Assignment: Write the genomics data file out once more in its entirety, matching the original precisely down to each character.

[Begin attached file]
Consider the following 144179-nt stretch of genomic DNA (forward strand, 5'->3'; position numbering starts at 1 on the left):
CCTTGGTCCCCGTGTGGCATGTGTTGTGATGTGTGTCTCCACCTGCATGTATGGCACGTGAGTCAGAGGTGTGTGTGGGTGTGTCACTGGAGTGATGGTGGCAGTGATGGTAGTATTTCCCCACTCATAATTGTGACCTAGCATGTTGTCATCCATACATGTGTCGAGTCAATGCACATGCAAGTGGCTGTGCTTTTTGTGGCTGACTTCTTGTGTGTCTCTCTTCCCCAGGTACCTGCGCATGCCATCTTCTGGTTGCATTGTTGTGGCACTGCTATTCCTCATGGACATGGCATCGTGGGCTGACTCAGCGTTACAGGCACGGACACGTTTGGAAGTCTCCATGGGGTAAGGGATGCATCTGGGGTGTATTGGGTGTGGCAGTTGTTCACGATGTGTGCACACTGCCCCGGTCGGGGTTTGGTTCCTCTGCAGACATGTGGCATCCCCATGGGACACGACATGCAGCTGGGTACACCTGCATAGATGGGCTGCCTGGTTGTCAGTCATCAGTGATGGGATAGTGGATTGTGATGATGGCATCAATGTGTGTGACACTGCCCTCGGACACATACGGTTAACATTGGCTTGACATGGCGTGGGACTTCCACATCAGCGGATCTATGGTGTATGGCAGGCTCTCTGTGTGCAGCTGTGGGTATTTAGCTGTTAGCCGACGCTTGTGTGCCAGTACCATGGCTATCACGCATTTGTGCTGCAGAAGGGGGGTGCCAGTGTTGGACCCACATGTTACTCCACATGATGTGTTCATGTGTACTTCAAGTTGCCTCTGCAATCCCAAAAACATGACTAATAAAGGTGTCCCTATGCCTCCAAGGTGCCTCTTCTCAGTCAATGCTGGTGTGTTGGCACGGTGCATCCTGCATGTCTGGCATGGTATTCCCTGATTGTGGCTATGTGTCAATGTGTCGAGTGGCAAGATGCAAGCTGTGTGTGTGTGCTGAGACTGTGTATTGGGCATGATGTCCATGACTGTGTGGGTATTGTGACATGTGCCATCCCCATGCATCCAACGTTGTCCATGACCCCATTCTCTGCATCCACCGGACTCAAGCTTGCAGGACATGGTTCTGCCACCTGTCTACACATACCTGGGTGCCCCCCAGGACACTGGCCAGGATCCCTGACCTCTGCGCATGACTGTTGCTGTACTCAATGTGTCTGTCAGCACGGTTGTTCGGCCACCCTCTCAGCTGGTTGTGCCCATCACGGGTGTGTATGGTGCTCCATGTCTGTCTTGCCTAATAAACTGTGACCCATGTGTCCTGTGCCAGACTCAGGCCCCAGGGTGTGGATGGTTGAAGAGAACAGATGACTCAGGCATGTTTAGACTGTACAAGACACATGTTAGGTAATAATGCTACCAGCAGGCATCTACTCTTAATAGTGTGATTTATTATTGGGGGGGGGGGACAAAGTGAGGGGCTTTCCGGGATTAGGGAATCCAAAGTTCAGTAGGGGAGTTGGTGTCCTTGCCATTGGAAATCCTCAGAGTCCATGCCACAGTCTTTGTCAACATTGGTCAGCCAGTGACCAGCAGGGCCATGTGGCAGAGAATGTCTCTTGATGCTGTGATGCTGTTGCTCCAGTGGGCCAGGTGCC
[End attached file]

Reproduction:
Consider the following 144179-nt stretch of genomic DNA (forward strand, 5'->3'; position numbering starts at 1 on the left):
CCTTGGTCCCCGTGTGGCATGTGTTGTGATGTGTGTCTCCACCTGCATGTATGGCACGTGAGTCAGAGGTGTGTGTGGGTGTGTCACTGGAGTGATGGTGGCAGTGATGGTAGTATTTCCCCACTCATAATTGTGACCTAGCATGTTGTCATCCATACATGTGTCGAGTCAATGCACATGCAAGTGGCTGTGCTTTTTGTGGCTGACTTCTTGTGTGTCTCTCTTCCCCAGGTACCTGCGCATGCCATCTTCTGGTTGCATTGTTGTGGCACTGCTATTCCTCATGGACATGGCATCGTGGGCTGACTCAGCGTTACAGGCACGGACACGTTTGGAAGTCTCCATGGGGTAAGGGATGCATCTGGGGTGTATTGGGTGTGGCAGTTGTTCACGATGTGTGCACACTGCCCCGGTCGGGGTTTGGTTCCTCTGCAGACATGTGGCATCCCCATGGGACACGACATGCAGCTGGGTACACCTGCATAGATGGGCTGCCTGGTTGTCAGTCATCAGTGATGGGATAGTGGATTGTGATGATGGCATCAATGTGTGTGACACTGCCCTCGGACACATACGGTTAACATTGGCTTGACATGGCGTGGGACTTCCACATCAGCGGATCTATGGTGTATGGCAGGCTCTCTGTGTGCAGCTGTGGGTATTTAGCTGTTAGCCGACGCTTGTGTGCCAGTACCATGGCTATCACGCATTTGTGCTGCAGAAGGGGGGTGCCAGTGTTGGACCCACATGTTACTCCACATGATGTGTTCATGTGTACTTCAAGTTGCCTCTGCAATCCCAAAAACATGACTAATAAAGGTGTCCCTATGCCTCCAAGGTGCCTCTTCTCAGTCAATGCTGGTGTGTTGGCACGGTGCATCCTGCATGTCTGGCATGGTATTCCCTGATTGTGGCTATGTGTCAATGTGTCGAGTGGCAAGATGCAAGCTGTGTGTGTGTGCTGAGACTGTGTATTGGGCATGATGTCCATGACTGTGTGGGTATTGTGACATGTGCCATCCCCATGCATCCAACGTTGTCCATGACCCCATTCTCTGCATCCACCGGACTCAAGCTTGCAGGACATGGTTCTGCCACCTGTCTACACATACCTGGGTGCCCCCCAGGACACTGGCCAGGATCCCTGACCTCTGCGCATGACTGTTGCTGTACTCAATGTGTCTGTCAGCACGGTTGTTCGGCCACCCTCTCAGCTGGTTGTGCCCATCACGGGTGTGTATGGTGCTCCATGTCTGTCTTGCCTAATAAACTGTGACCCATGTGTCCTGTGCCAGACTCAGGCCCCAGGGTGTGGATGGTTGAAGAGAACAGATGACTCAGGCATGTTTAGACTGTACAAGACACATGTTAGGTAATAATGCTACCAGCAGGCATCTACTCTTAATAGTGTGATTTATTATTGGGGGGGGGGGACAAAGTGAGGGGCTTTCCGGGATTAGGGAATCCAAAGTTCAGTAGGGGAGTTGGTGTCCTTGCCATTGGAAATCCTCAGAGTCCATGCCACAGTCTTTGTCAACATTGGTCAGCCAGTGACCAGCAGGGCCATGTGGCAGAGAATGTCTCTTGATGCTGTGATGCTGTTGCTCCAGTGGGCCAGGTGCC